Open Water Scuba Diving

Today, I completed my Open Water Scuba Diving Certification!

This was something I had been meaning to cross off my todo list for a few years. I first got the idea during our honeymoon in Tanzania. Zanzibar (an island off the eastern coast of Tanzania, in the Indian Ocean) is reputed to be an awesome dive spot, and the hotel where we were staying (Matemwe Beach Village) had an on-sight dive center. But, despite watching lots of introductory sessions from our lounge chairs at the pool, we were too lazy to bother studying and training when we were firmly in a “chill by the pool” mode.

Since then, we have taken a few spring break trips to Hawaii, and each time, especially during our last venture to the Big Island, I wished I had my certification. After having an awesome time doing a night snorkel there with Manta Rays, I made a note to take a class when I returned to Seattle.

The last few weeks, Shannon at Silent World Diving Systems in Bellevue has been our underwater sherpa. We’ve spent a few classroom sessions learning about underwater air pressure, dive tables, and emergency procedures, and a few sessions in the pool to practice a whole slew of important things (mask clearing, regulator clearing, sharing air with a buddy, emergency ascents, etc). I also had a session to practice diving with a drysuit, which was logically strongly recommended by everyone I talked to due to the Puget Sound being in the 40′s F this time of year!

Our class was a little drawn out due to schedules and the holidays, but this weekend we finally hit the open water to put the knowledge and training to the test. Yesterday, we met up by Alki bright and early, but due to strong winds we relocated to Seacrest Cove, a popular dive spot near Salty’s in West Seattle with a fantastic morning sunrise view of the city.

We did one open water snorkel followed by two dives. The first dive was relatively contained to get us used to being in a non-pool setting, diving with a buddy, sharing air – basically most of the exercises we had practiced in the pool. The second dive was a little bit more of a tour around the area. Aside from some jellyfish and some smaller fish, I didn’t really see a ton, but partly that was because I was still focused on managing my buoyancy control and getting used to the marine surroundings.

Today was the money day though, with our third and fourth open water dives on a charter boat out of Tacoma. I hit the road around 7am, lugged my gear (tanks and weights are heavy!) to the boat, and we were off by around 8:30am. We were done with our practice exercises so our dives today were largely exploration and practicing navigation with a buddy.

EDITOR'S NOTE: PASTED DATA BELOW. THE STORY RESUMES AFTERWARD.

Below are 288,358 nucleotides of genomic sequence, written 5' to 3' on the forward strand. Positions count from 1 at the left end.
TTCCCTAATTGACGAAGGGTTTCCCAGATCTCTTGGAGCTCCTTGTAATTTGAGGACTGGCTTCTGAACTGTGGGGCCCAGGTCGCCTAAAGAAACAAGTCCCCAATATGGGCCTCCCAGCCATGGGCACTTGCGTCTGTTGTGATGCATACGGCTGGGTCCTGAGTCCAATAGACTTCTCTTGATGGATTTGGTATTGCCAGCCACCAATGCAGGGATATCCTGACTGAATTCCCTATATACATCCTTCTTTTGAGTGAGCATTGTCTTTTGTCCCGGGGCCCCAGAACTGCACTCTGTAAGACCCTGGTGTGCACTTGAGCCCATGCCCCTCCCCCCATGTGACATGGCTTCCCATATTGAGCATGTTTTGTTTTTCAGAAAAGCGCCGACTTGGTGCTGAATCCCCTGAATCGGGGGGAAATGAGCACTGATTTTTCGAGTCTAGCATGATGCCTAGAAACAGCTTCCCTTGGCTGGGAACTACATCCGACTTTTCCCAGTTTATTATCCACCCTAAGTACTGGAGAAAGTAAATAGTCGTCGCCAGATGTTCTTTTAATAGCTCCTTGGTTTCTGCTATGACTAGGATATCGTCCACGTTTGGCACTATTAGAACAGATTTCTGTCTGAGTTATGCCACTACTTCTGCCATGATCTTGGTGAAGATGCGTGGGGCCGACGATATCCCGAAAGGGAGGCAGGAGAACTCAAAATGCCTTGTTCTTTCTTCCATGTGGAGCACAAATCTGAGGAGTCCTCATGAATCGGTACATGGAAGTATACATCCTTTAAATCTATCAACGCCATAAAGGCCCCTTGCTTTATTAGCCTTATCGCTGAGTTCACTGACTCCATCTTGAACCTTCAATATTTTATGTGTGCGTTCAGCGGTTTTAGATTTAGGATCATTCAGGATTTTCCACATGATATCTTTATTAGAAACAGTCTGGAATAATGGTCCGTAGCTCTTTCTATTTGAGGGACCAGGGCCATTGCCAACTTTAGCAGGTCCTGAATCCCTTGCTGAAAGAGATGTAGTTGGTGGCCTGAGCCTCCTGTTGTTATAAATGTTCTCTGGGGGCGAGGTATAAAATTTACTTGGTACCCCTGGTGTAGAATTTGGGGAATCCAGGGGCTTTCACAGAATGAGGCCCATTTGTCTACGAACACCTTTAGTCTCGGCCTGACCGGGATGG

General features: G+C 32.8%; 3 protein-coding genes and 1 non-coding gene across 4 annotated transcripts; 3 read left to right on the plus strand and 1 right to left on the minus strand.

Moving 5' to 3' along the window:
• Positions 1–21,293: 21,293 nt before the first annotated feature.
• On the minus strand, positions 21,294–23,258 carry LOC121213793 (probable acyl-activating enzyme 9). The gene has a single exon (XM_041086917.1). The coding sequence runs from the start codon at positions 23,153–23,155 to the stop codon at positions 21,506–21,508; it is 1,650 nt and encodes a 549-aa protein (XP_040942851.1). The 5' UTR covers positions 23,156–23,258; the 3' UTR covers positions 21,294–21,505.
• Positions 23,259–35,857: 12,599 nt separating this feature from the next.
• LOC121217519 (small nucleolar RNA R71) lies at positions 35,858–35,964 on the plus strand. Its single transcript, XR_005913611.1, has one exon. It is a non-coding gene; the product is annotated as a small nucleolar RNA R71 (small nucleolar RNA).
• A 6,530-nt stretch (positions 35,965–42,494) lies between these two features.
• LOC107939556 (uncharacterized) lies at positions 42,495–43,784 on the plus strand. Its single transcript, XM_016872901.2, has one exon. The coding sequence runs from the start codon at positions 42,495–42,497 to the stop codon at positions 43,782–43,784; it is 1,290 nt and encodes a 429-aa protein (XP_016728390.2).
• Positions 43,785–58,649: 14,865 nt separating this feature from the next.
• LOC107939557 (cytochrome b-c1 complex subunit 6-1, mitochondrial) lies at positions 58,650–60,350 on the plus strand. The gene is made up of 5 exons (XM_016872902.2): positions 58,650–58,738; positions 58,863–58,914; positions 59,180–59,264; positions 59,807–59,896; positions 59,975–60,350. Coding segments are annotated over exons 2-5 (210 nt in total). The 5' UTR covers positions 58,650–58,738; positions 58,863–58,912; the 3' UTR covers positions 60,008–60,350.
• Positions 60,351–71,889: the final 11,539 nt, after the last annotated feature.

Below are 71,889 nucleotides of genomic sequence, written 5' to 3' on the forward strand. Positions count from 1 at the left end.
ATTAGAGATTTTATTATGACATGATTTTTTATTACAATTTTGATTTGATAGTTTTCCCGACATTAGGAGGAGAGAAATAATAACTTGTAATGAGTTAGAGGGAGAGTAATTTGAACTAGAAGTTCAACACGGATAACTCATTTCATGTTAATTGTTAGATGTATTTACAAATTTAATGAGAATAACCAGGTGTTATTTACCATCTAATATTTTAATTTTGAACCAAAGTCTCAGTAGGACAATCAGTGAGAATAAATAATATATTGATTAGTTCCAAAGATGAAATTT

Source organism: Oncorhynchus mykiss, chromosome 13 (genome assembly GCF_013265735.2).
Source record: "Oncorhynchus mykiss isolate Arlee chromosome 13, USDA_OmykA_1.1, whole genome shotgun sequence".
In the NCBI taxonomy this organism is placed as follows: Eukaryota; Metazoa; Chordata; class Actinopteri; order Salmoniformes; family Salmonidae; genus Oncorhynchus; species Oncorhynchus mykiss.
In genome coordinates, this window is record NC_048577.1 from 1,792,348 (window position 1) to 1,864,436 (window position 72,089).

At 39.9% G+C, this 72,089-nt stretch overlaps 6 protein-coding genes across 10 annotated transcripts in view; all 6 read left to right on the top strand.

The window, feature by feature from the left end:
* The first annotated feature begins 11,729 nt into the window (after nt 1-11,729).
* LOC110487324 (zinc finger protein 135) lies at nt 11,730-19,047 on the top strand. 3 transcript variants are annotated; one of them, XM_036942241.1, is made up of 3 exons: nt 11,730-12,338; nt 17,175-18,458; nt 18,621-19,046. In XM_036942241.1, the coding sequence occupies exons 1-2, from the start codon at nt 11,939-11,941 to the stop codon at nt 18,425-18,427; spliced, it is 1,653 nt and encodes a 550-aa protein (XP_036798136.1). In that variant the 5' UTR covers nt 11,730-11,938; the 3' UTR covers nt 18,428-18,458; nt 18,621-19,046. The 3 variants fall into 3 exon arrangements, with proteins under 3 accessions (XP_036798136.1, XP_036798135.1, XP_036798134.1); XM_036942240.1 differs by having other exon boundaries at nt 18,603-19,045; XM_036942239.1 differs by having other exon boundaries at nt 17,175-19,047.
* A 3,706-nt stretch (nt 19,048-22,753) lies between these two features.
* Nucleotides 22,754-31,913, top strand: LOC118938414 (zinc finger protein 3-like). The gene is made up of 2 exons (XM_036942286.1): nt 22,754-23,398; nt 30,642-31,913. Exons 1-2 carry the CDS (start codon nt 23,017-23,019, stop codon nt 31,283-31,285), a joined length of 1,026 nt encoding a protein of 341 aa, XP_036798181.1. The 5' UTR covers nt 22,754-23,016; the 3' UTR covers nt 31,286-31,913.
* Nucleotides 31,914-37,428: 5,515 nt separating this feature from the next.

I was paired with Michael, and we had a blast. The first dive was at the Barges off Maury Island. On this one, I was still fiddling a lot with the BC, but mostly it was fun to be 60 feet beneath the surface in freezing cold water and have a blast chasing fish. I wish I knew the names of species. Lots of starfish on the bottom. A few times it was a little overwhelming feeling the cold pressure on your face, getting tugged by a minor current swell, or looking up and not being able to recognize the surface, but for the most part, I was enjoying myself.

View Tacoma Dives in a larger map

We decompressed for a little over an hour while we navigated to the next site, Z’s Reef, which is near Fox Island. It was cool sailing under the Tacoma Narrows Bridge on the way! The second dive was awesome. We maxed at around 60 feet. There were lots of fish tucked along the reef, but the highlight was getting buzzed a few times by a sea lion. Apparently you can dive many years in that area without seeing one, so we were lucky to experience it so early. Also, it was the first time I felt relatively relaxed in the water and was able to just float for extended periods of time without exerting as much effort. Several saw some octopus tucked into the coves, but Michael and I didn’t catch any. Next time!

Being newbie heavy breathers, we ran low on air well before our decompression limits came into play, so we made our way to the top, did our safety stop at fifteen feet, and then surfaced, smiles all around. It’s pretty surreal to be in freezing cold water, be totally dry, with the views of the Cascades and Olympics surrounding you.

We finished the boat trip with some champagne to toast our certifications (kudos to Shannon for thinking of that!) and completed our dive logs, but mostly we were entertained by the endless and hilarious banter between Michael and Shannon. (“I’m going to Facebook the shit out of that!”). After getting to shore, we unloaded the gear, and then headed to The Office Bar and Grill in Tacoma for some more post-dive fun. We continued the banter, noshed on some happy hour apps and beers, and watched the Seahawks actually win a game.

Finally, though, we called it a day, parted ways, and headed home. I have two more dives planned to get my drysuit specialty certification, which I’ll definitely plan to do on a boat trip, scheduled around ski conditions. (My biggest fear was that our Scuba days would be on epic powder days! Fortunately Shannon is a powder junkie too.)

Thanks to my dive mates, Michael and Shayna for being awesome dive buddies, Rick and Jackie from Bandito Charters, the crew at Silent World, and especially Shannon for being an awesome instructor and cruise director. What a great day.

View the rest of the pictures on Smugmug.

Leave a Reply

jf’s blog